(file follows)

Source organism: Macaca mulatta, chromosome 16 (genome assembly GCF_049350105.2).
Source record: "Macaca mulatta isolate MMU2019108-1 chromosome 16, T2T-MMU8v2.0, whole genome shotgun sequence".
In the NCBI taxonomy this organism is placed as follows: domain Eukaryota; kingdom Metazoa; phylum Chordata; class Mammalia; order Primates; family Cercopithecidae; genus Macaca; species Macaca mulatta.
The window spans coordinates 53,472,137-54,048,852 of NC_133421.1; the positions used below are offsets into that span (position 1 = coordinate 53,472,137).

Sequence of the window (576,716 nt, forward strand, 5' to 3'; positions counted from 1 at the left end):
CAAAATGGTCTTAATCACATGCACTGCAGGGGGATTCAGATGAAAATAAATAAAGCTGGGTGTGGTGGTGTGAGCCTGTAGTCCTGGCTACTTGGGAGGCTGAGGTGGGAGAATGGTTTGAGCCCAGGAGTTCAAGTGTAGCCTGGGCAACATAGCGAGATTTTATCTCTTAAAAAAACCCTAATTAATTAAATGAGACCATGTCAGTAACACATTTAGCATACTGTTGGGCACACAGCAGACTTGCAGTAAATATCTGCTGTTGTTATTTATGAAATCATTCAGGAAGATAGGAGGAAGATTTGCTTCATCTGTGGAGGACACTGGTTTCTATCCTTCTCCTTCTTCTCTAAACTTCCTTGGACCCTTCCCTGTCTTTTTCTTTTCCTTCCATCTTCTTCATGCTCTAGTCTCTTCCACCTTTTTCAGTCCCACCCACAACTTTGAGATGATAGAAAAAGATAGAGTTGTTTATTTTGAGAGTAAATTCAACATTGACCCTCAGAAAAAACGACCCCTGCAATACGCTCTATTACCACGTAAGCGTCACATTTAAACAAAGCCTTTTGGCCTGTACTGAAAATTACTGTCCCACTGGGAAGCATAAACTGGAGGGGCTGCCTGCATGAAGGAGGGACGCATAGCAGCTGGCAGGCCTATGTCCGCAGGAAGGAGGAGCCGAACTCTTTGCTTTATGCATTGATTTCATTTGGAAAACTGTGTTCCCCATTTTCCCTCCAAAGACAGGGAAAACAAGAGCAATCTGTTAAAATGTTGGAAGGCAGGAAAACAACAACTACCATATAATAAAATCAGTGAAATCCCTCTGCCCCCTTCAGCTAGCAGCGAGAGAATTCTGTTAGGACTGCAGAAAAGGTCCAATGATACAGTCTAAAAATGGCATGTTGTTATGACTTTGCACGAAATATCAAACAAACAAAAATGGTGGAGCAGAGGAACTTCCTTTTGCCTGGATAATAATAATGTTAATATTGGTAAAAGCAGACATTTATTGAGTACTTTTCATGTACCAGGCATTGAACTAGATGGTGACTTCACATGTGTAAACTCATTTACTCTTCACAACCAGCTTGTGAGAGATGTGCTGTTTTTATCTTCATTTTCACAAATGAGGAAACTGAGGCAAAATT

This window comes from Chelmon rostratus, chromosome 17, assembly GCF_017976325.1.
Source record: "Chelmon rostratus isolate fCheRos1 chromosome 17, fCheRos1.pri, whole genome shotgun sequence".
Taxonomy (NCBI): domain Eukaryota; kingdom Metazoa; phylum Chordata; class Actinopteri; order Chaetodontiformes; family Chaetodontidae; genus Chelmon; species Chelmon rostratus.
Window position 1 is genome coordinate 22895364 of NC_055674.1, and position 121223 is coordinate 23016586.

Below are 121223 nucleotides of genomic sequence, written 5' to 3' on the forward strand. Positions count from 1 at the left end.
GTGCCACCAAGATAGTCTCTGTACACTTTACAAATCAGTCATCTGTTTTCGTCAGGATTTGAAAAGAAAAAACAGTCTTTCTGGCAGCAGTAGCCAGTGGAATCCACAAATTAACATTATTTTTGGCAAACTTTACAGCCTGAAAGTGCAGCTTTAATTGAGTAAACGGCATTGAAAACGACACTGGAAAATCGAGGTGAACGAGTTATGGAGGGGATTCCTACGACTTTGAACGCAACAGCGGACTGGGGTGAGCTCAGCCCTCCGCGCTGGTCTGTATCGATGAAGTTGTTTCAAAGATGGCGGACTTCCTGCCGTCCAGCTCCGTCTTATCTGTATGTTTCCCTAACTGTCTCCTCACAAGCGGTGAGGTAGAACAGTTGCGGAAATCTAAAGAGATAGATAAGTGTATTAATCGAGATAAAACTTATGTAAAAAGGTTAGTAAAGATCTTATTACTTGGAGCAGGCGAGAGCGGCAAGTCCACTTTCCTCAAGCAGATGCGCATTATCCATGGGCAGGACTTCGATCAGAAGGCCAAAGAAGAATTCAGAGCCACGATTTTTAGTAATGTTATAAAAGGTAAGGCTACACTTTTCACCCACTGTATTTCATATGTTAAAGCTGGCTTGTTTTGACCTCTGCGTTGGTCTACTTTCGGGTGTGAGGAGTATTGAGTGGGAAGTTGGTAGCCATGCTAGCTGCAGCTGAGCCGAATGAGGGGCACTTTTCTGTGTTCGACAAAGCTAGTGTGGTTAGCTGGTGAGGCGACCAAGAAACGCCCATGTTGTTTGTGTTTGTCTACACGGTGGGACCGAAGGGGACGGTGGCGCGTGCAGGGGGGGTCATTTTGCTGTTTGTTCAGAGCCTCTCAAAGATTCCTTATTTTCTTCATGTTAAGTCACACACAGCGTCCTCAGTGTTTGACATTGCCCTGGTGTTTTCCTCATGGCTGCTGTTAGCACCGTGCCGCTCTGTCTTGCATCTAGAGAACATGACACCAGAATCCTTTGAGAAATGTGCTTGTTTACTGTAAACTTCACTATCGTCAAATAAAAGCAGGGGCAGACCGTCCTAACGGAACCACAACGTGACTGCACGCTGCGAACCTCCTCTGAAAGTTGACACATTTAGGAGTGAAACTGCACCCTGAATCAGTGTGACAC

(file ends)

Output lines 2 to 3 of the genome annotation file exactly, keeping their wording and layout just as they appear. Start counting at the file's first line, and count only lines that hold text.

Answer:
Source record: "Macaca mulatta isolate MMU2019108-1 chromosome 16, T2T-MMU8v2.0, whole genome shotgun sequence".
In the NCBI taxonomy this organism is placed as follows: domain Eukaryota; kingdom Metazoa; phylum Chordata; class Mammalia; order Primates; family Cercopithecidae; genus Macaca; species Macaca mulatta.